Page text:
Hockey is, especially in the United States, a misunderstood game. The colorful history is too often taken for granted, and the skill around the game today is underestimated.
Because of a couple decades scarred by labor issues and lack of major media exposure, there are lot of misconceptions about the game of hockey, and its players, that are all too common.
Here are 10 of those misunderstandings that could, and should, be quickly fixed.
Another popular misconception among non-hockey fans is that most/all hockey players come from Canada. That's about as accurate as saying "most baseball players were born in the United States."
Not every hockey player was born in Canada.
Unlike other sports, hockey isn't always best seen from the closest seats. Indeed, not many angles on the glass afford the fan a quality view of the entire ice surface. So, unlike most sports, hockey is a game that might be best seen from the upper bowl in most arenas, where the entire ice surface is more easily seen and the action can be viewed in its entirety.
This is apparently a misunderstanding non-fans and some in the commissioner's office share.
The Coyotes have been bankrupt for years, they're the worst in the league in attendance and yet, there are markets begging the league for a team (Quebec City, Seattle). Heck, the Coyotes aren't as popular as spring training baseball games in December, January and February.
It's time for everyone to admit this little experiment was a failure and put a hockey team back in a hockey market.
I once had a basketball fan ask me if every hockey fan "had to speak French" because "there are so many players in the NHL that speak French."
Many hockey players are indeed missing some/most/all of their grill, but not every player is a dentist's best friend. Thanks to advances in mouthguard technology, players are doing a much better job of keeping their teeth where they started today.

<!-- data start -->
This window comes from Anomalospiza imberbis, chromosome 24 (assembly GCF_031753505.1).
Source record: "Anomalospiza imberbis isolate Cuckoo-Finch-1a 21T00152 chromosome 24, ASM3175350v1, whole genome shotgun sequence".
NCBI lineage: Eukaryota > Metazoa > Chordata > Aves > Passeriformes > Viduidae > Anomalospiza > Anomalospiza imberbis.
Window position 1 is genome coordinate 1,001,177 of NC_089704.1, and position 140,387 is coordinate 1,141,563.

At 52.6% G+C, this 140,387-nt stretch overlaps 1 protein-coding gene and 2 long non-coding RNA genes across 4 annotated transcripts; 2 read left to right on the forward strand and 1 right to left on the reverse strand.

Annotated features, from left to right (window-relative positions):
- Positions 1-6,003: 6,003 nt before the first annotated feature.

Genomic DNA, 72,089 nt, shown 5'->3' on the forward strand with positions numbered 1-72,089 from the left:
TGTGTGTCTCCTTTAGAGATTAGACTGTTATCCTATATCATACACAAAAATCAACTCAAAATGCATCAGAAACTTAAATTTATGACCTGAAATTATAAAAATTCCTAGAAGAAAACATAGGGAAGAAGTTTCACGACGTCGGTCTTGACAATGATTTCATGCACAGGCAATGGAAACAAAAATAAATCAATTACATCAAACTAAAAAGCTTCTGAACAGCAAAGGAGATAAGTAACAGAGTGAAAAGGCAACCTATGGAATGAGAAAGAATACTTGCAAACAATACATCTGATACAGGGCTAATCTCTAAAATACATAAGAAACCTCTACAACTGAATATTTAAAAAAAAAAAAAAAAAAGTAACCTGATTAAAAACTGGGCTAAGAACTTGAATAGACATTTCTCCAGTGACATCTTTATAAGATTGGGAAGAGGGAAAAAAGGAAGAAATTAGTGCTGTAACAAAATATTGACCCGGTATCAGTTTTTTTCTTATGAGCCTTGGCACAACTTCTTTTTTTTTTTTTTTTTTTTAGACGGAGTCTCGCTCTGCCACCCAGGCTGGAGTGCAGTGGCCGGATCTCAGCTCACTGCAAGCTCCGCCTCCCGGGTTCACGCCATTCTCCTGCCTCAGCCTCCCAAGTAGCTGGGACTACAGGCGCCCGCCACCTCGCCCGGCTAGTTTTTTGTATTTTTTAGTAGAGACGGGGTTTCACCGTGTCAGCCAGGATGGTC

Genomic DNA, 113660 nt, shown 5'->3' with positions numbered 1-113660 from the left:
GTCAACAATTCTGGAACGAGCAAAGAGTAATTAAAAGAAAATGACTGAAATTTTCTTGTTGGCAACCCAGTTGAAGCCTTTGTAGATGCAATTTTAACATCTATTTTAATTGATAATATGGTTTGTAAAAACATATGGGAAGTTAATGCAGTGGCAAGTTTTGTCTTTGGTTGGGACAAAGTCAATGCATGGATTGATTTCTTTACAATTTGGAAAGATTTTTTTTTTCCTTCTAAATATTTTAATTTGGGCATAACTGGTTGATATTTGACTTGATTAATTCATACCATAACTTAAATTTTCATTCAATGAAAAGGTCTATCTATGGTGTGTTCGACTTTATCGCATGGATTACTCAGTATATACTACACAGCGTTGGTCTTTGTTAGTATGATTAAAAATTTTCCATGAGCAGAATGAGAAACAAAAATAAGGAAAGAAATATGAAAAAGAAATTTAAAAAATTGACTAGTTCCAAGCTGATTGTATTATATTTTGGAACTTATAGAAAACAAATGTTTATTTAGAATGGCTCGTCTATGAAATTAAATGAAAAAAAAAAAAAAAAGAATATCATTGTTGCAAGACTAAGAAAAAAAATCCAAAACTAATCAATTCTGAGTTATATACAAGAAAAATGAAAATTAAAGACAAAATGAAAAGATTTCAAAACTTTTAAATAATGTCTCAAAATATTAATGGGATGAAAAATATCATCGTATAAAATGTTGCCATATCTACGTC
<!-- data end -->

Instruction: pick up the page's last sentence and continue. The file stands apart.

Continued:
Just don't ask Duncan Keith...
Some folks think hockey players are close to indestructible; the cliche overused on SportsCenter is "He's tough, he's a hockey player."
But obviously, that isn't true, and the NHL is trying to take steps to promote player safety in a sport that is ruled by guys that play through pain.
In most sports, size means a lot. Certainly, basketball is a game in which size means a great deal, and football players are bigger than every before. But in hockey, guys like Patrick Kane (who's generously listed at 5'10") can be among the game's elite.
Because hockey is a tough, physical game, many assume hockey players are like those depicted in the new movie Goon.
But the truth is, most hockey players are gentlemen who take care of themselves and respect the fans. Indeed, my personal experience is that hockey players are as respectful towards fans and the media as much/more than any professional sport, other than golf, which is close.
There's a reason the Lady Byng is awarded each year, and there are many players that are worthy of a nomination.
Most sports have a legitimate argument regarding who was the best player ever.
Mickey Mantle? Babe Ruth? Willie Mays? Ted Williams? Each brought something to the table.
Joe Montana? John Elway? Peyton Manning? Each was great.
Michael Jordan might have the crown today, but Wilt Chamberlain, Bill Russell and even Oscar Robertson might have something to say about that.
In hockey, the record books make the argument void quickly. Gretzky has the most undeniably dominant statistical line in any team sport. While different players have been great in different eras, none has come close to what Gretzky was, and none ever will.
Many non-fans and fans alike think the NHL needs to have a relationship with the Disney Company (ie ESPN and ABC) to be a major player in the professional sports landscape in the United States.
That, too, is false.
While ESPN and ABC (read: Gary Thorne) did a nice job while they had rights to the coverage, there might be two or three people at the four-letter network that know more than the spelling of N-H-L about the game. They can stick to loving LeBron and Tom Brady, and hockey fans will happily survive.